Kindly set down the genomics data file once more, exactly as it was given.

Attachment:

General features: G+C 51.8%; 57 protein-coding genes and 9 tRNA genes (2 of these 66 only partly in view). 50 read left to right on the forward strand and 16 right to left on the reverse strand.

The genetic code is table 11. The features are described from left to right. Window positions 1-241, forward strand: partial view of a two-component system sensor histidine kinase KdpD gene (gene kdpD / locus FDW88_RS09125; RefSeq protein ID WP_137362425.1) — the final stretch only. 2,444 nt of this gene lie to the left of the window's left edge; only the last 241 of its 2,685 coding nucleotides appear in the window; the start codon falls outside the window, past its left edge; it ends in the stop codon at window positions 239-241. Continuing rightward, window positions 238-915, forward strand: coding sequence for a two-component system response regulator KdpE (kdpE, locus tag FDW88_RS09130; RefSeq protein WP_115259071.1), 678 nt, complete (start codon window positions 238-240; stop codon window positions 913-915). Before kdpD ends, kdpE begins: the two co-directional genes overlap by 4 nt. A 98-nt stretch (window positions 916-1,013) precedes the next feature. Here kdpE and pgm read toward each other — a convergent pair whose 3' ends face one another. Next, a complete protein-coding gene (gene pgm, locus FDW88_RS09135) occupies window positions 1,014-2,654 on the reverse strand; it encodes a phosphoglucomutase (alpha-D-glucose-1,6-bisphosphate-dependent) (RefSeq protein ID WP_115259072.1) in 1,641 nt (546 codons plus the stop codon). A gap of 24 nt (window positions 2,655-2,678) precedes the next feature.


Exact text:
General features: G+C 51.8%; 57 protein-coding genes and 9 tRNA genes (2 of these 66 only partly in view). 50 read left to right on the forward strand and 16 right to left on the reverse strand.

The genetic code is table 11. The features are described from left to right. Window positions 1-241, forward strand: partial view of a two-component system sensor histidine kinase KdpD gene (gene kdpD / locus FDW88_RS09125; RefSeq protein ID WP_137362425.1) — the final stretch only. 2,444 nt of this gene lie to the left of the window's left edge; only the last 241 of its 2,685 coding nucleotides appear in the window; the start codon falls outside the window, past its left edge; it ends in the stop codon at window positions 239-241. Continuing rightward, window positions 238-915, forward strand: coding sequence for a two-component system response regulator KdpE (kdpE, locus tag FDW88_RS09130; RefSeq protein WP_115259071.1), 678 nt, complete (start codon window positions 238-240; stop codon window positions 913-915). Before kdpD ends, kdpE begins: the two co-directional genes overlap by 4 nt. A 98-nt stretch (window positions 916-1,013) precedes the next feature. Here kdpE and pgm read toward each other — a convergent pair whose 3' ends face one another. Next, a complete protein-coding gene (gene pgm, locus FDW88_RS09135) occupies window positions 1,014-2,654 on the reverse strand; it encodes a phosphoglucomutase (alpha-D-glucose-1,6-bisphosphate-dependent) (RefSeq protein ID WP_115259072.1) in 1,641 nt (546 codons plus the stop codon). A gap of 24 nt (window positions 2,655-2,678) precedes the next feature.